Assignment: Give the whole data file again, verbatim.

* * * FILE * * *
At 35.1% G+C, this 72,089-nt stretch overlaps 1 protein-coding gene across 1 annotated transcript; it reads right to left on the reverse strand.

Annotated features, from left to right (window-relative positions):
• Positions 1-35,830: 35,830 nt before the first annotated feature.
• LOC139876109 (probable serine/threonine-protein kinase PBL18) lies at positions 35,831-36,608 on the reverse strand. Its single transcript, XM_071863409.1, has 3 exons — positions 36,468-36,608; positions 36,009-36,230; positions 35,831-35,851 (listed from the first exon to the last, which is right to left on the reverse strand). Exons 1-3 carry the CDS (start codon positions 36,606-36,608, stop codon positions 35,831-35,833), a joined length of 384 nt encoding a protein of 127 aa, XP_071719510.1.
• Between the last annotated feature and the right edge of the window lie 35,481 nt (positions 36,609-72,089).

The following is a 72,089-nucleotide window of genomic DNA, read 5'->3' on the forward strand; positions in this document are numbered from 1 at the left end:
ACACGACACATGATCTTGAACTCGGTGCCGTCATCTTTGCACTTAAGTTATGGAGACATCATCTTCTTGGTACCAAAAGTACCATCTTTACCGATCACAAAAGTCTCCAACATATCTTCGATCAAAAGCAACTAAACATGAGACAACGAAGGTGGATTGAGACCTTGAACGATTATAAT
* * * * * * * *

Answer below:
At 35.1% G+C, this 72,089-nt stretch overlaps 1 protein-coding gene across 1 annotated transcript; it reads right to left on the reverse strand.

Annotated features, from left to right (window-relative positions):
• Positions 1-35,830: 35,830 nt before the first annotated feature.
• LOC139876109 (probable serine/threonine-protein kinase PBL18) lies at positions 35,831-36,608 on the reverse strand. Its single transcript, XM_071863409.1, has 3 exons — positions 36,468-36,608; positions 36,009-36,230; positions 35,831-35,851 (listed from the first exon to the last, which is right to left on the reverse strand). Exons 1-3 carry the CDS (start codon positions 36,606-36,608, stop codon positions 35,831-35,833), a joined length of 384 nt encoding a protein of 127 aa, XP_071719510.1.
• Between the last annotated feature and the right edge of the window lie 35,481 nt (positions 36,609-72,089).

The following is a 72,089-nucleotide window of genomic DNA, read 5'->3' on the forward strand; positions in this document are numbered from 1 at the left end:
ACACGACACATGATCTTGAACTCGGTGCCGTCATCTTTGCACTTAAGTTATGGAGACATCATCTTCTTGGTACCAAAAGTACCATCTTTACCGATCACAAAAGTCTCCAACATATCTTCGATCAAAAGCAACTAAACATGAGACAACGAAGGTGGATTGAGACCTTGAACGATTATAAT